Grid cells in rat entorhinal cortex encode physical space with independent firing fields and phase precession at the single-trial level.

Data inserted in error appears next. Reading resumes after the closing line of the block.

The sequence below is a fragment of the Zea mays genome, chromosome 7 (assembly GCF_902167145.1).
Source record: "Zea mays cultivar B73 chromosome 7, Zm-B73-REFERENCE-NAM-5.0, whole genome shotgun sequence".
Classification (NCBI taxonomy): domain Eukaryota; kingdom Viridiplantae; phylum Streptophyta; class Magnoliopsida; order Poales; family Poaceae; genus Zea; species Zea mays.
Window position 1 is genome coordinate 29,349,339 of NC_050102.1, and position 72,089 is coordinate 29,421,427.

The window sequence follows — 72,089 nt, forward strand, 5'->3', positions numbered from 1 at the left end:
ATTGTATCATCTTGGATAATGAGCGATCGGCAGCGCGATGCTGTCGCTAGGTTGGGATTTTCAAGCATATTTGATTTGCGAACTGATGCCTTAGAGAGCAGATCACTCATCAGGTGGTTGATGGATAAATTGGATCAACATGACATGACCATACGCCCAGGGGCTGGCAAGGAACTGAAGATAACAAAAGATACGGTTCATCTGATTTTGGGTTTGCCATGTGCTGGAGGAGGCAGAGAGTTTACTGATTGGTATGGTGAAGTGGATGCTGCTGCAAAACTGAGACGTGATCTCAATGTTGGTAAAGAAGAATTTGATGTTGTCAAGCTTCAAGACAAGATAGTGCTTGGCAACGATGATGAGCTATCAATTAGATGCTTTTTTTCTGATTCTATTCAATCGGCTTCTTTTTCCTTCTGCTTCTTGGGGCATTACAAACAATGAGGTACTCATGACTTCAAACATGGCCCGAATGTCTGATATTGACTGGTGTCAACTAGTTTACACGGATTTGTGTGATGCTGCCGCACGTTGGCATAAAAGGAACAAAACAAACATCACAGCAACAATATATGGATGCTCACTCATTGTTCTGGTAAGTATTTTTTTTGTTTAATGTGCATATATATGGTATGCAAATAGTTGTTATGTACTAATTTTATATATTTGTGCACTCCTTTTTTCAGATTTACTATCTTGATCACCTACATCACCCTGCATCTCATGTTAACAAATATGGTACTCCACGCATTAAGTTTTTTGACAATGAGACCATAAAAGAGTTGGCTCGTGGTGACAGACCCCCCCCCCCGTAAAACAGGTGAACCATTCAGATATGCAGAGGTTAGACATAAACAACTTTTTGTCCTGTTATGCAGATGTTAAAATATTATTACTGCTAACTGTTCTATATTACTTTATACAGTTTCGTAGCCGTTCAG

When a rat moves, grid cells in its entorhinal cortex become active in multiple regions of the external world that form a hexagonal lattice. As the animal traverses one such "firing field," spikes tend to occur at successively earlier theta phases of the local field potential. This phenomenon is called phase precession. Here, we show that spike phases provide 80% more spatial information than spike counts and that they improve position estimates from single neurons down to a few centimeters. To understand what limits the resolution and how variable spike phases are across different field traversals, we analyze spike trains run by run. We find that the multiple firing fields of a grid cell operate as independent elements for encoding physical space. In addition, phase precession is significantly stronger than the pooled-run data suggest. Despite the inherent stochasticity of grid-cell firing, phase precession is therefore a robust phenomenon at the single-trial level, making a theta-phase code for spatial navigation feasible.